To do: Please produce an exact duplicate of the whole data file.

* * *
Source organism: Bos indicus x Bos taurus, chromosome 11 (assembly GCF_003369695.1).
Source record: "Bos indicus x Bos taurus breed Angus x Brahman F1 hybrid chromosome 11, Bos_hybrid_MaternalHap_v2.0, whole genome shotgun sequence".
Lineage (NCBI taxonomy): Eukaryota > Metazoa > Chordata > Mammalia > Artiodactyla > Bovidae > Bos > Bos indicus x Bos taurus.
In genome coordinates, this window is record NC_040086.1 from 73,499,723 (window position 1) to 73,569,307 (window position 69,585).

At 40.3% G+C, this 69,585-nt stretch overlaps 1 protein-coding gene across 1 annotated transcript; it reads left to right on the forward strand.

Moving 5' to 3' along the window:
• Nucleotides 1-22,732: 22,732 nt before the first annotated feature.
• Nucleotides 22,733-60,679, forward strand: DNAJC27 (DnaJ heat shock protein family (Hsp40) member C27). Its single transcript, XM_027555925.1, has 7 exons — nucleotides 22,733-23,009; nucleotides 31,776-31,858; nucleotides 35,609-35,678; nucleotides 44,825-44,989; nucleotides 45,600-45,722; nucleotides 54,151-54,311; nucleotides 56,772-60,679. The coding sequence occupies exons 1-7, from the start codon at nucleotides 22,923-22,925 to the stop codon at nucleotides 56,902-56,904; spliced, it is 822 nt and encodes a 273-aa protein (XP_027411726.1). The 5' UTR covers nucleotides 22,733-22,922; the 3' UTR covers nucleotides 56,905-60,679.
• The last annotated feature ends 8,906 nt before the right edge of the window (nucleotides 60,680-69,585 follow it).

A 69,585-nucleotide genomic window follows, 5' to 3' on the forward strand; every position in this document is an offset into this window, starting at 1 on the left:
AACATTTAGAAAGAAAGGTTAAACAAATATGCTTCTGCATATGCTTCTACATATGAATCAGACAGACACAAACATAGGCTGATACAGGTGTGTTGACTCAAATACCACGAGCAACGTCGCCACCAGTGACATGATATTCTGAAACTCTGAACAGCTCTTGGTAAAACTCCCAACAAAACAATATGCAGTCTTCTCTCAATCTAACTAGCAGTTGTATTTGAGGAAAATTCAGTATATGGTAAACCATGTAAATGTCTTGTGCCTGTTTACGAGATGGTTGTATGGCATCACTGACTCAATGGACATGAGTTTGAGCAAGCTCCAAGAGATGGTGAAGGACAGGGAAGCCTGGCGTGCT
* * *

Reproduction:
Source organism: Bos indicus x Bos taurus, chromosome 11 (assembly GCF_003369695.1).
Source record: "Bos indicus x Bos taurus breed Angus x Brahman F1 hybrid chromosome 11, Bos_hybrid_MaternalHap_v2.0, whole genome shotgun sequence".
Lineage (NCBI taxonomy): Eukaryota > Metazoa > Chordata > Mammalia > Artiodactyla > Bovidae > Bos > Bos indicus x Bos taurus.
In genome coordinates, this window is record NC_040086.1 from 73,499,723 (window position 1) to 73,569,307 (window position 69,585).

At 40.3% G+C, this 69,585-nt stretch overlaps 1 protein-coding gene across 1 annotated transcript; it reads left to right on the forward strand.

Moving 5' to 3' along the window:
• Nucleotides 1-22,732: 22,732 nt before the first annotated feature.
• Nucleotides 22,733-60,679, forward strand: DNAJC27 (DnaJ heat shock protein family (Hsp40) member C27). Its single transcript, XM_027555925.1, has 7 exons — nucleotides 22,733-23,009; nucleotides 31,776-31,858; nucleotides 35,609-35,678; nucleotides 44,825-44,989; nucleotides 45,600-45,722; nucleotides 54,151-54,311; nucleotides 56,772-60,679. The coding sequence occupies exons 1-7, from the start codon at nucleotides 22,923-22,925 to the stop codon at nucleotides 56,902-56,904; spliced, it is 822 nt and encodes a 273-aa protein (XP_027411726.1). The 5' UTR covers nucleotides 22,733-22,922; the 3' UTR covers nucleotides 56,905-60,679.
• The last annotated feature ends 8,906 nt before the right edge of the window (nucleotides 60,680-69,585 follow it).

A 69,585-nucleotide genomic window follows, 5' to 3' on the forward strand; every position in this document is an offset into this window, starting at 1 on the left:
AACATTTAGAAAGAAAGGTTAAACAAATATGCTTCTGCATATGCTTCTACATATGAATCAGACAGACACAAACATAGGCTGATACAGGTGTGTTGACTCAAATACCACGAGCAACGTCGCCACCAGTGACATGATATTCTGAAACTCTGAACAGCTCTTGGTAAAACTCCCAACAAAACAATATGCAGTCTTCTCTCAATCTAACTAGCAGTTGTATTTGAGGAAAATTCAGTATATGGTAAACCATGTAAATGTCTTGTGCCTGTTTACGAGATGGTTGTATGGCATCACTGACTCAATGGACATGAGTTTGAGCAAGCTCCAAGAGATGGTGAAGGACAGGGAAGCCTGGCGTGCT